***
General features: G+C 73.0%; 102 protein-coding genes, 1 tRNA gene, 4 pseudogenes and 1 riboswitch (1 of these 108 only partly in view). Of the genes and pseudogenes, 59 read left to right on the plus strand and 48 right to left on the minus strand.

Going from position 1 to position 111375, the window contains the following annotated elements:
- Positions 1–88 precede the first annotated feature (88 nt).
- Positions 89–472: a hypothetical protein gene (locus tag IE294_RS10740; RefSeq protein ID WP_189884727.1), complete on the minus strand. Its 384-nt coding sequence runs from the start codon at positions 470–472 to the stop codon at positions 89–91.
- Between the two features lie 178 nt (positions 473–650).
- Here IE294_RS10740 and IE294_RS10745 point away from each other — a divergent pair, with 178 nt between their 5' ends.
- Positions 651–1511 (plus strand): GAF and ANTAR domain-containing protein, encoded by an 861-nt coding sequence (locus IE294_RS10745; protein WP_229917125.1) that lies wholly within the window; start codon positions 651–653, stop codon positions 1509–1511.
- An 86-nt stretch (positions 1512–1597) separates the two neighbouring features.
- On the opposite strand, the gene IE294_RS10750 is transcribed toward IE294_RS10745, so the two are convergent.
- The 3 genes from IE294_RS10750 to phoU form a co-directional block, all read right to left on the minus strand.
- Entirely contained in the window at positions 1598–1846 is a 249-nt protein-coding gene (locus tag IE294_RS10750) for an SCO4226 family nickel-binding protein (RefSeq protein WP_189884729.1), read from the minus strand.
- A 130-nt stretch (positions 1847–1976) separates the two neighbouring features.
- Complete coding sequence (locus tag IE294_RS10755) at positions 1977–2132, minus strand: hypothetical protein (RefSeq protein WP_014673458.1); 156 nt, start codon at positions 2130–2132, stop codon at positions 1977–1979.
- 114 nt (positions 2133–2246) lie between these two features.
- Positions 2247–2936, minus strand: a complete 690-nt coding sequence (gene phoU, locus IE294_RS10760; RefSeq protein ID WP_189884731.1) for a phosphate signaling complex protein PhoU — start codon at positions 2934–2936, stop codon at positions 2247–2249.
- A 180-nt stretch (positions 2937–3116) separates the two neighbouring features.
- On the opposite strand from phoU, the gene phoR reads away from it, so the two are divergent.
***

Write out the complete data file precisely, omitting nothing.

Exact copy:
General features: G+C 73.0%; 102 protein-coding genes, 1 tRNA gene, 4 pseudogenes and 1 riboswitch (1 of these 108 only partly in view). Of the genes and pseudogenes, 59 read left to right on the plus strand and 48 right to left on the minus strand.

Going from position 1 to position 111375, the window contains the following annotated elements:
- Positions 1–88 precede the first annotated feature (88 nt).
- Positions 89–472: a hypothetical protein gene (locus tag IE294_RS10740; RefSeq protein ID WP_189884727.1), complete on the minus strand. Its 384-nt coding sequence runs from the start codon at positions 470–472 to the stop codon at positions 89–91.
- Between the two features lie 178 nt (positions 473–650).
- Here IE294_RS10740 and IE294_RS10745 point away from each other — a divergent pair, with 178 nt between their 5' ends.
- Positions 651–1511 (plus strand): GAF and ANTAR domain-containing protein, encoded by an 861-nt coding sequence (locus IE294_RS10745; protein WP_229917125.1) that lies wholly within the window; start codon positions 651–653, stop codon positions 1509–1511.
- An 86-nt stretch (positions 1512–1597) separates the two neighbouring features.
- On the opposite strand, the gene IE294_RS10750 is transcribed toward IE294_RS10745, so the two are convergent.
- The 3 genes from IE294_RS10750 to phoU form a co-directional block, all read right to left on the minus strand.
- Entirely contained in the window at positions 1598–1846 is a 249-nt protein-coding gene (locus tag IE294_RS10750) for an SCO4226 family nickel-binding protein (RefSeq protein WP_189884729.1), read from the minus strand.
- A 130-nt stretch (positions 1847–1976) separates the two neighbouring features.
- Complete coding sequence (locus tag IE294_RS10755) at positions 1977–2132, minus strand: hypothetical protein (RefSeq protein WP_014673458.1); 156 nt, start codon at positions 2130–2132, stop codon at positions 1977–1979.
- 114 nt (positions 2133–2246) lie between these two features.
- Positions 2247–2936, minus strand: a complete 690-nt coding sequence (gene phoU, locus IE294_RS10760; RefSeq protein ID WP_189884731.1) for a phosphate signaling complex protein PhoU — start codon at positions 2934–2936, stop codon at positions 2247–2249.
- A 180-nt stretch (positions 2937–3116) separates the two neighbouring features.
- On the opposite strand from phoU, the gene phoR reads away from it, so the two are divergent.